Previous work from our group showed an altered ionic composition and a tendency towards an increased water content of the brain in the hypertensive rat . Yet, a subsequent study showed an intact BBB permeability with respect to small compounds in SHR . Based on these observations, in the current study we further investigated the basis of these findings and hypothesized that chronic hypertension may lead to oedema formation. Two types of oedema have been described. Cytotoxic oedema is characterized by the accumulation of ions and fluid within the cells of the brain, resulting in swelling of these cells. This rearrangement of water from the extracellular to the intracellular compartment restricts its ability to move freely within the tissue, thereby leading to a decreased diffusivity. Vasogenic oedema results from disruptions at the BBB, causing extravasation of fluids across this barrier into the brain parenchyma. As opposed to cytotoxic oedema, water molecules accumulate extracellularly in vasogenic oedema, which enhances the diffusivity as water molecules can move more easily within the brain extracellular space . Based on these properties, cytotoxic oedema can be differentiated from vasogenic oedema using diffusion weighted imaging (DWI). In this study, ADC mapping of the whole brain parenchyma revealed significantly lower mean ADC values in SHR when compared to WKY. In addition, we found lower ADC values in the corpus callosum, thalamus and hypothalamus of the hypertensive animals. These results appear to be consistent with a state of cytotoxic oedema in the hypertensive rat, a condition that is normally associated with the early stages of brain ischemia after vascular occlusion. Detailed studies have shown that such reduction in ADC could be caused by a process called dendritic beading, as described in the study by Budde and Frank . In response to ischemic or osmotic conditions, axons and dendrites of the central nervous system may alter their shape, transforming into bead-like structures. This process may subsequently lead to a restricted intracellular water mobility along the neurite, thereby lowering the ADC value. Yet, DWI is not sensitive enough to distinguish the changes in different cellular compartments. Accordingly, the diffusivity as measured using DWI represents a combination of both the extracellular and intracellular compartments. Thus, one alternative explanation for the current data could be a change in either the volume and/or composition of the extracellular compartment that may restrict water diffusivity, while cell volumes are normal. Another interesting possibility is that a reduction in diffusivity is directly related to a lower expression of AQP4, as will be discussed further below.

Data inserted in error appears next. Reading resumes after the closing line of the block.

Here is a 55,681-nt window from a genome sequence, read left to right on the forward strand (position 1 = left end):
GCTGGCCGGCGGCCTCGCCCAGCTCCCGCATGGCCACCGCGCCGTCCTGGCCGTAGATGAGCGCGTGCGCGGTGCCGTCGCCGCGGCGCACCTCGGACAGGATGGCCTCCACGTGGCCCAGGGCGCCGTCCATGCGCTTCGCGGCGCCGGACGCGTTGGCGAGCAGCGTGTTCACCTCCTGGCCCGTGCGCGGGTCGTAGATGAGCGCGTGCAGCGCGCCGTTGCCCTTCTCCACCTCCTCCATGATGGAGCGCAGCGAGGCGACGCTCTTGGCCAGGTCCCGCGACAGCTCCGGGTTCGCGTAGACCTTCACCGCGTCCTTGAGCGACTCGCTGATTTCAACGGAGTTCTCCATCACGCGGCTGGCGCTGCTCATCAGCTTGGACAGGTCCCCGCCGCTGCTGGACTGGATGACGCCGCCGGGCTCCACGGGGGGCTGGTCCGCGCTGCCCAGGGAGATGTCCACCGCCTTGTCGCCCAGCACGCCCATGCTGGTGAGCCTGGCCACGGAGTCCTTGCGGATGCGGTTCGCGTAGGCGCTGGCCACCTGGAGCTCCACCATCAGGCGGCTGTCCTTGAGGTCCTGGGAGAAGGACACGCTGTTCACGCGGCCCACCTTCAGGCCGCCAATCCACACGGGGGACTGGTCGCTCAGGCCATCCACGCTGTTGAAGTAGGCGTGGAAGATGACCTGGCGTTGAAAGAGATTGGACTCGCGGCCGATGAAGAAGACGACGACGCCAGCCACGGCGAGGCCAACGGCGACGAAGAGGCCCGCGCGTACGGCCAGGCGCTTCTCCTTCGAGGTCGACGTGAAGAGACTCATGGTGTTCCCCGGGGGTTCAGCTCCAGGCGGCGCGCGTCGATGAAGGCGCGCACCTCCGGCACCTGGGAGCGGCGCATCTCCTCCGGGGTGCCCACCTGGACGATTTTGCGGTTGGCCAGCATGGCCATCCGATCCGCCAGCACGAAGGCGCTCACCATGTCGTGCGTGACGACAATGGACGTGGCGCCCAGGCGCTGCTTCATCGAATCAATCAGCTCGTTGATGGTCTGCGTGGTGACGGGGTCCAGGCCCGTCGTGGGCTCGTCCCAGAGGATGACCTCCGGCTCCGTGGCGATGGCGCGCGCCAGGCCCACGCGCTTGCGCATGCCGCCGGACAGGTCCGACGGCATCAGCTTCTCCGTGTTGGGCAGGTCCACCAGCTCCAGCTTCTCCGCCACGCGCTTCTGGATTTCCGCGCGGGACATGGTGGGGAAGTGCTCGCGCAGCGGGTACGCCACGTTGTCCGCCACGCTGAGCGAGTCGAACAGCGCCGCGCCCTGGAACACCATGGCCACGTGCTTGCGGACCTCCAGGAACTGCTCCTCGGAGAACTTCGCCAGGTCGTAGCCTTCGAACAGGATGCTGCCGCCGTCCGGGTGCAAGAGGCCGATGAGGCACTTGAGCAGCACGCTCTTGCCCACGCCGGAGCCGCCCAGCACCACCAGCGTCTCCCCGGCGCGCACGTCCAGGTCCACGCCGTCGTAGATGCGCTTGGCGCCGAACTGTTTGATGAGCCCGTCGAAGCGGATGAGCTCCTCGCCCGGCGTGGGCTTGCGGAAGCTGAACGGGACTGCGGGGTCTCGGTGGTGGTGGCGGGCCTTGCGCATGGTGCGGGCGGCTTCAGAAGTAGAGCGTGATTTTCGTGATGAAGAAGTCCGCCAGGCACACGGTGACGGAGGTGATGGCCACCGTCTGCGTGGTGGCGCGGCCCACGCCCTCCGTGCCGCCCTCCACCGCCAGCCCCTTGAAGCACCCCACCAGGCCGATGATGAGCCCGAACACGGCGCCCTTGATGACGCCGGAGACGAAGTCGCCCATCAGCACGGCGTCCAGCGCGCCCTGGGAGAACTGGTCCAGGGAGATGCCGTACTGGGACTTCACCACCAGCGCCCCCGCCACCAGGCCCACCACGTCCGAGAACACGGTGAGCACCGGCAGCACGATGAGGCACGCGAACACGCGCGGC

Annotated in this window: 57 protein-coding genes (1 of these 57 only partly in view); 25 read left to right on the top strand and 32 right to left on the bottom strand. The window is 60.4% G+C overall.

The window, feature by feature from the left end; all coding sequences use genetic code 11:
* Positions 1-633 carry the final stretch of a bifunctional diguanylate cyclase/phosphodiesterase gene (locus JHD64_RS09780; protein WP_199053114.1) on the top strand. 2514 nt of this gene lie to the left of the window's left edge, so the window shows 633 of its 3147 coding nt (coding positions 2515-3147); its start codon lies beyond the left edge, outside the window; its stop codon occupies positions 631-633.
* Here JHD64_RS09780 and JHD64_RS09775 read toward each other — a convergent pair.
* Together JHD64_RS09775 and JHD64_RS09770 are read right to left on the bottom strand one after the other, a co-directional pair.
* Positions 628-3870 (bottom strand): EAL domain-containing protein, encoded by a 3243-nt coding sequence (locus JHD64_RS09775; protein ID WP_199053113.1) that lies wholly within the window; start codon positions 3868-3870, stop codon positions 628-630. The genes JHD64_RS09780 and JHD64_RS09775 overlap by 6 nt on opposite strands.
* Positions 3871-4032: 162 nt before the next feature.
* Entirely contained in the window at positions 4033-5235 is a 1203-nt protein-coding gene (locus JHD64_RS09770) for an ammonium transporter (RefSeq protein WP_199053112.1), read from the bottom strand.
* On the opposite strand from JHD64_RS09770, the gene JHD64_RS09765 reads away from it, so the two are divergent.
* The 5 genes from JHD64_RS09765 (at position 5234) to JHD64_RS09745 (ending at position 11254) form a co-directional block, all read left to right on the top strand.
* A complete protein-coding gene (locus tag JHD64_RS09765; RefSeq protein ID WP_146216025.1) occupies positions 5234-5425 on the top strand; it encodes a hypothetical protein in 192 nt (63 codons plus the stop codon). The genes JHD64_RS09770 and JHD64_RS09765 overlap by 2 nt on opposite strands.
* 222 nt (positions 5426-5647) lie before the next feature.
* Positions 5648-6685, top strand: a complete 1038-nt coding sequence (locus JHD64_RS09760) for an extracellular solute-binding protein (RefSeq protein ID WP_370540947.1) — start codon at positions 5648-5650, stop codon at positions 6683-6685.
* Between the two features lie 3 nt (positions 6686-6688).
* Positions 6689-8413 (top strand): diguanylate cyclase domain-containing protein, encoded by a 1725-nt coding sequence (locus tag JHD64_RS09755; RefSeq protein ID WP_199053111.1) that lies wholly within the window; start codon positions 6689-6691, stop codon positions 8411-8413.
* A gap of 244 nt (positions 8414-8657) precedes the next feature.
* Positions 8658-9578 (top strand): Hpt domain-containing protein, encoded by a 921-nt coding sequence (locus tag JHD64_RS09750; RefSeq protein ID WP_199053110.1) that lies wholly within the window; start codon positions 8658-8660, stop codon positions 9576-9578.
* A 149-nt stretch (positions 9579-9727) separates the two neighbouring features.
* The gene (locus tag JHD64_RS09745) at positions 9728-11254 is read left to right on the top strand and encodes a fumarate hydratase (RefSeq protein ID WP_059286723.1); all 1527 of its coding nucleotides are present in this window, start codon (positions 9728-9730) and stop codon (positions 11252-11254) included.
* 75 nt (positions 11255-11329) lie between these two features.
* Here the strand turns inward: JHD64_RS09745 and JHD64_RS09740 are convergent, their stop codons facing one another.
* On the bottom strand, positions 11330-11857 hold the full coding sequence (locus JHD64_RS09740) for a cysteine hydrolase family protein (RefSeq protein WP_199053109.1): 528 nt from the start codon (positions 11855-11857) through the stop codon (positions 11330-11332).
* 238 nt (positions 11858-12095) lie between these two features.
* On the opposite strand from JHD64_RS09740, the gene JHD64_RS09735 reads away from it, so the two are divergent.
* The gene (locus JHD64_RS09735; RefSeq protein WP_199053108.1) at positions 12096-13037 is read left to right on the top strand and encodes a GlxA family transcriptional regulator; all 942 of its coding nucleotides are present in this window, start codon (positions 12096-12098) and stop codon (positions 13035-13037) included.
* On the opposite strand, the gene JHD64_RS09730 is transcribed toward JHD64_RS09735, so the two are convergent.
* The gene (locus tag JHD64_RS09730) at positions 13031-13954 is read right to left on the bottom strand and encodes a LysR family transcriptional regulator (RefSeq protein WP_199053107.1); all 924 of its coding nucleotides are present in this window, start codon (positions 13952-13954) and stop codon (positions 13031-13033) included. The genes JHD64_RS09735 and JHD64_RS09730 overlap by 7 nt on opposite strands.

Previous work by our group showed an increased spreading of fluorescent tracers in the hippocampus of SHR, suggesting an enhanced ISF flow or tracer accessibility in this structure . On the other hand, the study by Mortensen et al. found a decreased glymphatic flow in the same animal model . The latter finding is mainly based on observations at the brain surface. Whether these possible alterations in either ISF or CSF flow in hypertension lead to changes in diffusivity is hard to determine, as the ADC data presented in this study reflect steady state values of diffusivity. At present, insufficient data are available to unravel this relationship and therefore additional work is needed to obtain more insight in the association between ISF flow, CSF flow, and diffusivity data.